- The Washington Times - Monday, June 25, 2001

Readers pledge little allegiance to Henri Brooks

Tennessee state Rep. Henri Brooks just doesnt have a clue. Does she know just who is disrespected by her refusal to pledge allegiance to the U.S. flag ("Black leaders refuse to pledge allegiance to flag," June 22.
Does she not know who Crispus Attucks was? Born a slave, Attucks ran away when his master refused to let him buy his freedom. Twenty years later, he resurfaced in Boston..
According to eyewitness accounts, it was Attucks who shaped and dominated action on March 5, 1770, when the first American martyrs of the American Revolution died in the Boston Massacre. During a confrontation with British soldiers, Attucks stepped forward, almost leaning into a bayonet. "Dont be afraid, they dare not fire," he encouraged the crowd. Attucks rallied them to stand their ground. Responding to his leadership, the people stood firm. When a thrown stick struck British Pvt. Hugh Montgomery, he fired his weapon, killing Attucks..
The next day, Attucks body was taken to Faneuil Hall, and two days later, all businesses were closed for his and the other victims funeral. The funeral was attended by the largest crowd known to have assembled in North America.
John Adams said, "On that night the foundation of American Independence was laid."
Perhaps Ms. Brooks never learned of the Tuskegee Airmen.
Fighting not only the Nazi Luftwaffe but also segregation and racism of the military leadership, these brave men flew 1,553 sorties and completed 1,578 missions with the 12th Tactical U.S. Army Air Force and the 15th Strategic Army Air Forces. They were called the "Schwartze volelmenschen" (Black Birdmen) by the Germans who both feared and respected them. White American bomber crews reverently referred to them as "The Redtail Angels" because of the identifying red paint on their aircraft nose and tail assemblies and because of their reputation for not losing bombers to enemy fighters as they provided fighter escort over strategic targets in Europe.
The airmen lost not one friendly bomber to enemy aircraft attack during 200 escort missions. This success was unique because no other fighter unit with nearly as many missions could make the same claim.
Sixty-six of these pilots were killed in aircraft accidents or in aerial combat while another 32 were shot down and captured as prisoners of war. They destroyed or damaged more than 409 German aircraft, (111 in the air) and more than 950 units of ground transportation. Gwynn Pierson, leading a flight of four P-47s sank a destroyer with machine-gun fire, which was a distinctive achievement.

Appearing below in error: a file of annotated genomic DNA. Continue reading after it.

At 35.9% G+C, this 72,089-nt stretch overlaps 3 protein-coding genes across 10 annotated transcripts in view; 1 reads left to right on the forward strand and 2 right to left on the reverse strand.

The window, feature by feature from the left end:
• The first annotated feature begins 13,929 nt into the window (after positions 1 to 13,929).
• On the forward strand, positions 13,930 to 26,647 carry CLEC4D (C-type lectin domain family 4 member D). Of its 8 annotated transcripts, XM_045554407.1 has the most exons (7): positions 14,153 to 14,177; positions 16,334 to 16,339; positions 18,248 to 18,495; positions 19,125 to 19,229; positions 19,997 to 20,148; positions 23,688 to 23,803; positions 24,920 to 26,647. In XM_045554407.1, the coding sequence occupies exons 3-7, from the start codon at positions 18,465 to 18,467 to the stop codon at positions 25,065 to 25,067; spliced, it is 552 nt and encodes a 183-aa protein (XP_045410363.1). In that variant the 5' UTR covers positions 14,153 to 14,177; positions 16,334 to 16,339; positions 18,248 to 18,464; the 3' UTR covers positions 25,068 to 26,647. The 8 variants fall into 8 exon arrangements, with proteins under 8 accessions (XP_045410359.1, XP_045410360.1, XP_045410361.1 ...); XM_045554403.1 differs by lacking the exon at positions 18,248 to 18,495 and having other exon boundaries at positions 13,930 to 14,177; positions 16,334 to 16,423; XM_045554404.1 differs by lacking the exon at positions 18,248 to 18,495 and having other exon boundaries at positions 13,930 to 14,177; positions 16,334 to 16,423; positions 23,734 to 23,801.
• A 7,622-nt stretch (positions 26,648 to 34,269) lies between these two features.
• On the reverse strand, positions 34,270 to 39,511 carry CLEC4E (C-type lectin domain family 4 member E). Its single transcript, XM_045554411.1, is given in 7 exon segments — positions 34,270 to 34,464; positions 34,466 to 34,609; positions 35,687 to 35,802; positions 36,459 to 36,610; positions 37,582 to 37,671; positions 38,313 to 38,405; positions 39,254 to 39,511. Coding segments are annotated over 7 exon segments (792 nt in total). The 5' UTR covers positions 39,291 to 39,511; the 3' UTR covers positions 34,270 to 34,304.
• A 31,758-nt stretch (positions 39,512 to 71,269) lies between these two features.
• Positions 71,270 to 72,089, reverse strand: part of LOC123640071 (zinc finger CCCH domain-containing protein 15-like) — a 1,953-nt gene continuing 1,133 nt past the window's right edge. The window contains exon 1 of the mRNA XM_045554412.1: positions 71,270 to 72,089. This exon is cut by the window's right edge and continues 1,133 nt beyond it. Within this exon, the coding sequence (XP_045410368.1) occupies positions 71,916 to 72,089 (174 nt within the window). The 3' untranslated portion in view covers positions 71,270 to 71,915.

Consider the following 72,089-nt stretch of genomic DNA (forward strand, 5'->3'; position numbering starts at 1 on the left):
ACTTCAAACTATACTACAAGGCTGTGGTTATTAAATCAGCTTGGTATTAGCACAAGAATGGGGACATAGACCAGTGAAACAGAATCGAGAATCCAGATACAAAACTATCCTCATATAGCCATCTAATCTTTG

On March 24, 1945, Roscoe C. Brown Jr., Charles Brantly and Earl Lane, each shot down a German ME-262 jet fighter aircraft, the first jet fighters the world had ever seen.
The airmen came home with 150 Distinguished Flying Crosses, a Legion of Merit, 744 Air Medals, eight Purple Hearts, two Soldiers Medals, 14 Bronze Stars and a Red Star of Yugoslavia. Owing to the prejudices of the times, I am sure more medals should have been awarded these gallant warriors. But they endured and overcame to write their names large in our national heritage.
I am white, rural, Southern and conservative. I was raised on tales of Robert E. Lee, Stonewall Jackson and J.E.B. Stewart. By the simple act of reading a few books I added Attucks and the Tuskegee Airmen to my list of American heroes. I am proud to share a nation and heritage with the likes of those men.
Quoting Ms. Brooks in The Washington Times: "When I try to give my side … it seems like it always comes out wrong. For this to be blown to the proportion it has been, its just taken me aback."
If it always comes out wrong … then perhaps Ms. Brooks, and not the rest of our country, is wrong.

RON DAVIDSON
Appomattox, Va.



Ms. Brooks is not the first person I have heard about who refuses to say the Pledge of Allegiance. I have heard of other instances where children in public schools refused to say the pledge.
When analyzing the content of the pledge, I find it to be a document that sets goals for us to achieve. Saying the pledge on a regular basis serves as a reminder of those goals. Asking our young people to say the pledge at the beginning of their day in school serves to inculcate in our young people what we as a unified people must work toward.
I have seen Ms. Brooks interviewed on talk shows and heard her arguments. We cannot turn back the clock and reverse the sad experiences the blacks in this country have had. And, yes, she has a right of freedom of speech, or no speech, with respect to not say the pledge, as guaranteed under the First Amendment of the U.S. Constitution.
If the pledge is that repulsive to Ms. Brooks and others, then to what set of goals should we as a unified people aspire to? She provides no alternatives, only criticism. But if she has trouble with "liberty and justice for all," then I shudder to think what suggestions she would provide.